New Visitor CenterCROWDS (2/10)
The Jamestown site was stuffed to the gills, even on a mid-week, late-October morning. The Park’s space-to-tourist ratio is exacerbated by the ongoing construction.

Visitors, most of them in the septuagenarian set, walk around like guillotined chickens. No one knows where to go because the makeshift VC and signage are inadequate. The Park shows the 40+ year-old intro video in an educational mobile facility with no air conditioning and no ventilation.

Confusion reigns at the current incarnation of Jamestown NHS because just around the corner, less than a mile away, is the Jamestown Settlement, a living history Virginia State Park attraction. The State Park has reënactors and replicas of the 1607 ships. The Settlement also has a separate entrance fee. We heard dozens of guests wonder aloud, “where are the ships?” and “why did we have to pay twice”.

Jamestown NHS is located a few miles southwest of the tourist beehive of Colonial Williamsburg. Numerous signs from I-64, Exit 234 point you towards the Jamestown Settlement. You can follow these signs to the NPS site because the two Museums are right next to each other. Handily, we saw a sign at nearly every intersection. You should too.

The 25-mile long Colonial Parkway connects Colonial NHP’s two major sections, Jamestown NHS and Yorktown Battlefield. The Parkway meanders amiably, allowing a stoplight and Interstate-free drive.

Jamestown NHS’s top attraction is the Glasshouse and its adjoining store. Here you can purchase stunning and affordably priced glass blown on-site, replicating the output of early 17th-century Polish and German artisans.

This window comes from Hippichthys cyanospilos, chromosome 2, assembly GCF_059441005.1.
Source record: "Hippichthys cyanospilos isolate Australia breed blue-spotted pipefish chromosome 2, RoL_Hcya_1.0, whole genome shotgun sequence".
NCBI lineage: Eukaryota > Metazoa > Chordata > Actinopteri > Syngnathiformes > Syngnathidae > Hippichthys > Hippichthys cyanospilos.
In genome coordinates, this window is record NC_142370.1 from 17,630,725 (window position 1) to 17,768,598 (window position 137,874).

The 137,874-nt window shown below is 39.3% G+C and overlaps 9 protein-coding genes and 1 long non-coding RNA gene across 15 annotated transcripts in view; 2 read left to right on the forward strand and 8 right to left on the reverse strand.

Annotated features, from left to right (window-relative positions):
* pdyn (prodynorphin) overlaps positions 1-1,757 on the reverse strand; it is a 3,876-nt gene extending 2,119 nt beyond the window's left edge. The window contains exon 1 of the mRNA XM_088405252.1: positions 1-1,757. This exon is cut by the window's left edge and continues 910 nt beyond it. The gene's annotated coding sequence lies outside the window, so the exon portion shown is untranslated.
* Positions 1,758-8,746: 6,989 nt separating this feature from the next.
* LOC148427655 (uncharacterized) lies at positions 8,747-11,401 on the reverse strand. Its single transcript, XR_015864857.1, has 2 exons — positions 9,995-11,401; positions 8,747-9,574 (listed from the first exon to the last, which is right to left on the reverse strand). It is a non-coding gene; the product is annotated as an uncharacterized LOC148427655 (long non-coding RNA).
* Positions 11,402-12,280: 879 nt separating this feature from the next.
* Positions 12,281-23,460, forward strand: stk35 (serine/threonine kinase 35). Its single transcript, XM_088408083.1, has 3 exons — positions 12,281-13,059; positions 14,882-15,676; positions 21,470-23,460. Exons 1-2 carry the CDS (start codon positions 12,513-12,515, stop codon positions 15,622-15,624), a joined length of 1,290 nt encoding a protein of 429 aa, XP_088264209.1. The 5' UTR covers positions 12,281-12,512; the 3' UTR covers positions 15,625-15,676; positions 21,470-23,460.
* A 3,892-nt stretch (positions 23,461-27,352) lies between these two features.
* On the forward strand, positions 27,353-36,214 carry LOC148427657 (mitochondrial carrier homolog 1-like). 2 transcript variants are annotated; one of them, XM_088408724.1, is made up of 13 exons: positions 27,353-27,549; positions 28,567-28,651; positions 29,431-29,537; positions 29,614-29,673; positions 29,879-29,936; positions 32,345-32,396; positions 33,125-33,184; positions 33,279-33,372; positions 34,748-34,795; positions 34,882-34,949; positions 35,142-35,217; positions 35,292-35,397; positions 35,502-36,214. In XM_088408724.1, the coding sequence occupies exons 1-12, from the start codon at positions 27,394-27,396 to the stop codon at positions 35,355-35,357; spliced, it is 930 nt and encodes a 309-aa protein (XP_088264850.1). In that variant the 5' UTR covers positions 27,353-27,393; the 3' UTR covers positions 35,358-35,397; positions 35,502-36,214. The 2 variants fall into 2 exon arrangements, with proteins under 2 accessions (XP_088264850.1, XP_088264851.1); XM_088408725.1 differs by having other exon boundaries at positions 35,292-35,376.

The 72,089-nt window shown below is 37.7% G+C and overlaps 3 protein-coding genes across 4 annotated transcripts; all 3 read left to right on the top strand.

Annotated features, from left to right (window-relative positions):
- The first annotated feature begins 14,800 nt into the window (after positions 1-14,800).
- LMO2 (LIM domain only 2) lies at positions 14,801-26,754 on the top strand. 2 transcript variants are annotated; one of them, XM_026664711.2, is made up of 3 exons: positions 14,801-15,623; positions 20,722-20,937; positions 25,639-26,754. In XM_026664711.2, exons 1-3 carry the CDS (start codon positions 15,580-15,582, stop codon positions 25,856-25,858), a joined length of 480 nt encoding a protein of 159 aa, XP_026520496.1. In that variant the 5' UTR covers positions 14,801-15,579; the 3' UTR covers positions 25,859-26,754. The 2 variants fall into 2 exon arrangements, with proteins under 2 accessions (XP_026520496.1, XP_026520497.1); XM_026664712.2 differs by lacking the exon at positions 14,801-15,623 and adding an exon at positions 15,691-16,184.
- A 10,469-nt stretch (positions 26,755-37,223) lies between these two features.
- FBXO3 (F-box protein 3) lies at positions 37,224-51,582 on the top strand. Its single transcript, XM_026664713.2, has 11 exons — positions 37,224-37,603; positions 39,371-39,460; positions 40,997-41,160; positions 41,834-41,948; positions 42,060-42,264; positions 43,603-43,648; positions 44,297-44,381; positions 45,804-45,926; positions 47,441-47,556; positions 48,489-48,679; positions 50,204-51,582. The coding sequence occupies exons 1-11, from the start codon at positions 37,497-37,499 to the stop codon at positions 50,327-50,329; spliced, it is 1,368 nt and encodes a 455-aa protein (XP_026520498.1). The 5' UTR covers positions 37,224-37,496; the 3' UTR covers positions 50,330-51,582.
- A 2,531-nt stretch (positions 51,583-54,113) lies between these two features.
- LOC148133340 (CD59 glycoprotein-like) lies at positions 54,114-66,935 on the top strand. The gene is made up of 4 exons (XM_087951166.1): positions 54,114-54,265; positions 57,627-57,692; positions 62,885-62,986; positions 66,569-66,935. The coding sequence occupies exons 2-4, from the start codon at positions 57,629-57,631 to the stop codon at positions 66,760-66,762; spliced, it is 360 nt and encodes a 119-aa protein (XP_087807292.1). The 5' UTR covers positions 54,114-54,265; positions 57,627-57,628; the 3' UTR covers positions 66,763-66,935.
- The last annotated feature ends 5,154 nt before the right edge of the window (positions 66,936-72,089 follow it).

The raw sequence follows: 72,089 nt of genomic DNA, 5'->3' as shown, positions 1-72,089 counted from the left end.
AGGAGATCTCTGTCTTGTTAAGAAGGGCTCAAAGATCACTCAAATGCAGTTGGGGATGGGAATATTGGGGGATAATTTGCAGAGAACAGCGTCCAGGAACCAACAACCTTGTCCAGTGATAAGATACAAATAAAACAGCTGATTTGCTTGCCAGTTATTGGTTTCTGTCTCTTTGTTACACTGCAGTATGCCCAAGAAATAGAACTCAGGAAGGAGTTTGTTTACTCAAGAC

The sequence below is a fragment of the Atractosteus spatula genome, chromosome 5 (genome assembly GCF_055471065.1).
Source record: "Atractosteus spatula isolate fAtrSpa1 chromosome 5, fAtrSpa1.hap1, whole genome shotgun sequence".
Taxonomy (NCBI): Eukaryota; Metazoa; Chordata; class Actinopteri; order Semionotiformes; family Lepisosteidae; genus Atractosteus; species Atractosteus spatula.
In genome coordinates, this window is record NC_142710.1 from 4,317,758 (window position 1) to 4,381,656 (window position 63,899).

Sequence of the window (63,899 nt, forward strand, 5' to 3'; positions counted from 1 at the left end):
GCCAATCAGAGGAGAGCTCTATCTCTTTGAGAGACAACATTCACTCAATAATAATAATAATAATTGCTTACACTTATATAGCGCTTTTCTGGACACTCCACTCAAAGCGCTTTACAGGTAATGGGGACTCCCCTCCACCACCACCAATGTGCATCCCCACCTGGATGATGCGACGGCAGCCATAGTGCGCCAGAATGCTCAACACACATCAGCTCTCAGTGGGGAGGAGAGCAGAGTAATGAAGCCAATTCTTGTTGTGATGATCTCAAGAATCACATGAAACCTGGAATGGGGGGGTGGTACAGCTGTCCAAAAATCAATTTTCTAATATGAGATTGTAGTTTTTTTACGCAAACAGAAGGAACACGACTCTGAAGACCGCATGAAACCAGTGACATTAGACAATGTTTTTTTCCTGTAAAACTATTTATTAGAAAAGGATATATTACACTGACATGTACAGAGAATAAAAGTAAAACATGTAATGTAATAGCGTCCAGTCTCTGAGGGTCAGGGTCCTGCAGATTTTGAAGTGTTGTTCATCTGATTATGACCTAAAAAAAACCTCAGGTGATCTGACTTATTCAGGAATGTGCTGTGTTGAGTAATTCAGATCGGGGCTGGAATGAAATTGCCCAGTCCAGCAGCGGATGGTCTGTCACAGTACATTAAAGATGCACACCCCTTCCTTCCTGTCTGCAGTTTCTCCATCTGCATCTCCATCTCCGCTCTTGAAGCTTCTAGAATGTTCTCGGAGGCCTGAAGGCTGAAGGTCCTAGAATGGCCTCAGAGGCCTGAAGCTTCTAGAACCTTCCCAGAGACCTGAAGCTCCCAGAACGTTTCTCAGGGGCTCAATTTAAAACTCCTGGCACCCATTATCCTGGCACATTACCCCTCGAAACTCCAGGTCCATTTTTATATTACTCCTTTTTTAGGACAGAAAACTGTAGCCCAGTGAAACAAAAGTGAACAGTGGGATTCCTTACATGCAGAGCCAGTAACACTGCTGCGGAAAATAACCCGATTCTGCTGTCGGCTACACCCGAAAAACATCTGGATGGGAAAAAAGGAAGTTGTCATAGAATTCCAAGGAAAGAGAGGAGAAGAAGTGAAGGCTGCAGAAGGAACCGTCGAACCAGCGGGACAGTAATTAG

The Park’s book selection was good but hardly definitive. Do your shopping for read-ables at Colonial Williamsburg’s jumbo-sized bookstore.

In Stemware HeavenCOSTS (2/5)
Collectively, Jamestown NHS and Yorktown Battlefield are known as Colonial National Historical Park. The National Parks Pass (NPP) provides free entry into both Colonial NHP sites.

If you do not have the NPP, Jamestown NHS charges $8 per adult. Yorktown Battlefield charges $5 per adult. A combo pass is $10 per adult.

The Virginia State Park, Jamestown Settlement, costs $11.75 per adult. The Commonwealth of Virginia also runs its own Park at Yorktown, called the Yorktown Victory Center, which runs $8.25 per adult. Their combo pass is $17. Jamestown Settlement and the Yorktown Victory Center are not affiliated with the National Park Service; your NPP does not work there.

If there were Rangers at Jamestown NHS, they eluded our probing eyes.

The current educational situation at Jamestown NHS is revoltingly bad. The mentions of Bacon’s Rebellion, tobacco, slavery, English common law, cannibalism, etc… are fleeting at best. The Site does not even tell the Pocahontas story. We trust that this will change once the new Visitor Center opens. Do not expect to learn anything until that date.